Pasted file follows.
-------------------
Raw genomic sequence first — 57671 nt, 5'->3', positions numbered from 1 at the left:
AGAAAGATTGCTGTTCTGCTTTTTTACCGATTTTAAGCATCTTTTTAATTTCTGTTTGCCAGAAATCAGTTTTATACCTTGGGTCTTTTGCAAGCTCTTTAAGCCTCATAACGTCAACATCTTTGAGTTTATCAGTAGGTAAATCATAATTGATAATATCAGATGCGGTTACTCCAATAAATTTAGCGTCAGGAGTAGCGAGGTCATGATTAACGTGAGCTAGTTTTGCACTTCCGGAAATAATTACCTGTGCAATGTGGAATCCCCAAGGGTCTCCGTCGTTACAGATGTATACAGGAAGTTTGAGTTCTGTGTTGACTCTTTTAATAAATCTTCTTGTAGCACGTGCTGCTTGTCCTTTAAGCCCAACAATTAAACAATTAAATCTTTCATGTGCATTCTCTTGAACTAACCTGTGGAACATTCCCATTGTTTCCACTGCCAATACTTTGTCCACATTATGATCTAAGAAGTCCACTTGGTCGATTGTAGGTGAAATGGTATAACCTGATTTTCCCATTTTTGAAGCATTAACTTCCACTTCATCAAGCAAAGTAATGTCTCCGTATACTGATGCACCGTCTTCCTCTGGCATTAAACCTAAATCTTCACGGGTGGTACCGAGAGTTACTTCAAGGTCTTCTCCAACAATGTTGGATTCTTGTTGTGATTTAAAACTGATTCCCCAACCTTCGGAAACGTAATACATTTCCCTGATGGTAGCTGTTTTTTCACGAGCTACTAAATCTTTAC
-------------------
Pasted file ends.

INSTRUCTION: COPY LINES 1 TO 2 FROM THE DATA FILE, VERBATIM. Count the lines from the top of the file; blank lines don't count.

Raw genomic sequence first — 57671 nt, 5'->3', positions numbered from 1 at the left:
AGAAAGATTGCTGTTCTGCTTTTTTACCGATTTTAAGCATCTTTTTAATTTCTGTTTGCCAGAAATCAGTTTTATACCTTGGGTCTTTTGCAAGCTCTTTAAGCCTCATAACGTCAACATCTTTGAGTTTATCAGTAGGTAAATCATAATTGATAATATCAGATGCGGTTACTCCAATAAATTTAGCGTCAGGAGTAGCGAGGTCATGATTAACGTGAGCTAGTTTTGCACTTCCGGAAATAATTACCTGTGCAATGTGGAATCCCCAAGGGTCTCCGTCGTTACAGATGTATACAGGAAGTTTGAGTTCTGTGTTGACTCTTTTAATAAATCTTCTTGTAGCACGTGCTGCTTGTCCTTTAAGCCCAACAATTAAACAATTAAATCTTTCATGTGCATTCTCTTGAACTAACCTGTGGAACATTCCCATTGTTTCCACTGCCAATACTTTGTCCACATTATGATCTAAGAAGTCCACTTGGTCGATTGTAGGTGAAATGGTATAACCTGATTTTCCCATTTTTGAAGCATTAACTTCCACTTCATCAAGCAAAGTAATGTCTCCGTATACTGATGCACCGTCTTCCTCTGGCATTAAACCTAAATCTTCACGGGTGGTACCGAGAGTTACTTCAAGGTCTTCTCCAACAATGTTGGATTCTTGTTGTGATTTAAAACTGATTCCCCAACCTTCGGAAACGTAATACATTTCCCTGATGGTAGCTGTTTTTTCACGAGCTACTAAATCTTTAC